Code Indentation Density

I once worked in a VB6 shop where we had one developer insist that a tab in the code editor was 3 spaces and not 5 like the rest of us were using.  It was no big deal until someone else had to work on his code.  As it turned out, the developer left after a year and we had to extend everything he ever worked on in addition to the inevitable bug fixes.  I think we generated enough hatred for that one developer to last a lifetime because not only did we have to fix his buggy code but we had to reformat it too.

The Real Studio code editor handles indentation for you and you have no control over it.  I know some hate that but I’m okay with it.  It enforces consistency across source code so that it all reads the same.  As someone who reads and edits a lot of Other Peoples Code (OPC) I can appreciate that.

The Real Studio IDE puts in visual indicators (lines) for loops.  This is convenient but I’ve found that once I get past three layers of nested If-Then or For-Next or While loops it gets harder to read.  Perhaps that just me but I suspect that others have the same issue.

Take this first (totally contrived and nonensensical) example:

Real StudioScreenSnapz001

 

It’s not an exceptionally hard method to figure out.  First we check that our array has content.  Then if we have only one item we do something and if we have more than one we iterate through them and do some processing and finally return true.

Towards the bottom of the method where we’re using the For Next loop to process the items I find myself having to highlight the loop so I can visually keep it straight in my mind.  I decided to rewrite it a bit to the following:

Real StudioScreenSnapz002

The only difference is that I immediately bail and return from the method if I have nothing in my array.  It cuts down on my indention nesting by one level ands thus makes it easier to read (in my opinion).

This got me thinking about what else I could do to reduce the indent density.  So I tried this:

Real StudioScreenSnapz003

Switching from the If-Then-Else structure to a Select-Case makes it less dense.  I don’t know about you but I generally don’t think about a Select-Case statement when dealing with array processing.  Perhaps that is because I don’t generally care if I have only one item in the array or not as in this case.

In some situations there’s simply no way around huge complex nested loops and if-then statements.  What I tend to do is take my innermost loops and convert then into their own functions and name them something that makes total sense (to me at least).  If that means a function is named “These_Are_Not_The_Droids_You_Are_Looking_For” that’s okay.  It eliminates one or more levels of nested code.

Regardless, making your code easier to read should be a goal in life.  Making code less dense and easier to understand will aid that process.  Of course comments can help but to each their own on that.  White space can help too.  Remember:  you’re not coding just for now or five weeks from now but for five years from now.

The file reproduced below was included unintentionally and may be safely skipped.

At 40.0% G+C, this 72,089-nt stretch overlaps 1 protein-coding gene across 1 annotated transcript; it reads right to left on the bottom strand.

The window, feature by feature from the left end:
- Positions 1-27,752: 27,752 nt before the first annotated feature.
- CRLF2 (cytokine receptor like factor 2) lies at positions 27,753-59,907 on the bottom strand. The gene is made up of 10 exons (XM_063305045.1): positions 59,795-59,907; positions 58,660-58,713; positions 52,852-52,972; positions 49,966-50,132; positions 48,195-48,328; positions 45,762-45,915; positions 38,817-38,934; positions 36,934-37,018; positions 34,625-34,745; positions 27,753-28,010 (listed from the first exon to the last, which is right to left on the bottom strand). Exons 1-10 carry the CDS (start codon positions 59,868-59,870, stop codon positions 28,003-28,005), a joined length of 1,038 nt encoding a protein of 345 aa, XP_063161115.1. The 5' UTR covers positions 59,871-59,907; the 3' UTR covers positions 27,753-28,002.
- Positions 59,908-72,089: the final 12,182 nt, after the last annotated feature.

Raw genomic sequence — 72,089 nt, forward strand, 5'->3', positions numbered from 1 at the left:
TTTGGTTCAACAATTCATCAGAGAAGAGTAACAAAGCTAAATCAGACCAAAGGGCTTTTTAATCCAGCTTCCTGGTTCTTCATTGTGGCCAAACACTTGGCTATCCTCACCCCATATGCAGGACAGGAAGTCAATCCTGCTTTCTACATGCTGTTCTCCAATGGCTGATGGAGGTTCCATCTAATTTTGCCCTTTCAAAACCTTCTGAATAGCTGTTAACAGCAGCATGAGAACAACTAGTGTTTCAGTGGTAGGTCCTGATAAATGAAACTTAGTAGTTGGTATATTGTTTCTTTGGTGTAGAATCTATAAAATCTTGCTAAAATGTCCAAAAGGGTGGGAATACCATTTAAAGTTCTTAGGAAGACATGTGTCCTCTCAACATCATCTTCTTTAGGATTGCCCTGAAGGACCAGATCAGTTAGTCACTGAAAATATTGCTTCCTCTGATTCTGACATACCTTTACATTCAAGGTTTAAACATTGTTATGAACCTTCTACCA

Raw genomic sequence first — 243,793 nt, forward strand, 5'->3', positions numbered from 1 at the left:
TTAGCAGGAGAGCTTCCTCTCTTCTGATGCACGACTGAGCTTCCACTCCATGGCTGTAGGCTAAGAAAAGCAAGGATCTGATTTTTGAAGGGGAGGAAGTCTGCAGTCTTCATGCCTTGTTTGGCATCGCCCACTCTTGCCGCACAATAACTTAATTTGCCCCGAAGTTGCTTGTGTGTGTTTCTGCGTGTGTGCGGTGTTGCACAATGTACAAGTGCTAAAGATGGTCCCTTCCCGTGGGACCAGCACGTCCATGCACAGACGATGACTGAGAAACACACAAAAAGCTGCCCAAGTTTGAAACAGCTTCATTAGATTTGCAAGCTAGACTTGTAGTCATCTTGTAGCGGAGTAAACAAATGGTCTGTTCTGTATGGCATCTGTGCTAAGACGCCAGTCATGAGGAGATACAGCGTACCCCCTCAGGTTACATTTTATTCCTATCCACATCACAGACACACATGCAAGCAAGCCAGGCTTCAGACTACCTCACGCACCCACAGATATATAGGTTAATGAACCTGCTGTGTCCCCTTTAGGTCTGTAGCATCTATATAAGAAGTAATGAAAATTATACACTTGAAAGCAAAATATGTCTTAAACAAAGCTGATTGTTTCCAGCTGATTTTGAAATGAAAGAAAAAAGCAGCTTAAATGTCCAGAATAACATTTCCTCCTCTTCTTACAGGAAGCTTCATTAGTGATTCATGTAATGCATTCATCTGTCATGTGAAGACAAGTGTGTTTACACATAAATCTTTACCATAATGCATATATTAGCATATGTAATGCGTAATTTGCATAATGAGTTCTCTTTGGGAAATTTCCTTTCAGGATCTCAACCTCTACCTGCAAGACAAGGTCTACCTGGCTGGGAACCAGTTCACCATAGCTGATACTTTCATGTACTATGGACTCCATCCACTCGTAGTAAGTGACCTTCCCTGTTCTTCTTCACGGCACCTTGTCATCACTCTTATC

I hope everyone has had a good holiday season so far.  I’ve been enjoying my time off by —- coding, of course!

 

Loop Variables

A subscriber to my Real Studio training videos sent me an email the other day asking me why I did something in the videos.  He was asking why I did this

for i as integer = 0 to ar.ubound

rather than

dim i as integer

for i = 0 to ar.ubound

I had no real answer except that it’s a little less typing and that the variable, i, can’t be used outside of the for next loop.

The subscriber went on to say that he tested both for speed and that there’s essentially no difference between the two versions.  That has been my experience too.

I initially was very against this ‘shorthand’ method.  It was introduced to me by my senior developer, Seth, and it just looked…odd.  I think at one point I might have even emailed him to ask him to stop doing it.  After a brief discussion he convinced me it didn’t matter to him but if I really wanted him to go back to the other method he could.

To make a long story short, I tried it out for a week and I discovered that I really prefer it to the other way and I’ve used it consistently ever since.  It’s a bit less typing.  I don’t know about you but I am essentially a lazy programmer so anything that means less typing is good for me.

The second reason is that when you declare the variable in the for next loop the variable is local only to the loop.  This means I can’t reuse it outside of the loop by accident.  If I declare the variable outside the loop I can use it again (sometimes by accident).  Of course, there are times you actually WANT to reuse the variable but I find those rare.

The other thing that I tend to do is reuse the same loop variable time and time again even in the same method.  So I get code like this:



for i as integer = 0 to ar.ubound
   
   //Do something in this loop
   
next

//Some other code

for i as integer = 0 to iMax
   
   //Do something in this loop
   
next

//Wrap up the function


I find this to be very readable (though I’m not doing anything in these examples). ‘i’ is my default loop variable and I think I’ve had entire apps where my only loop variable is i even though I’ve had thousands of for next loops.

Anyway, given the recent discussion on standards, I thought I’d ask what you do?  Do you have a preference?  Do you despise one over the other?  Does it really matter to you?

Happy coding!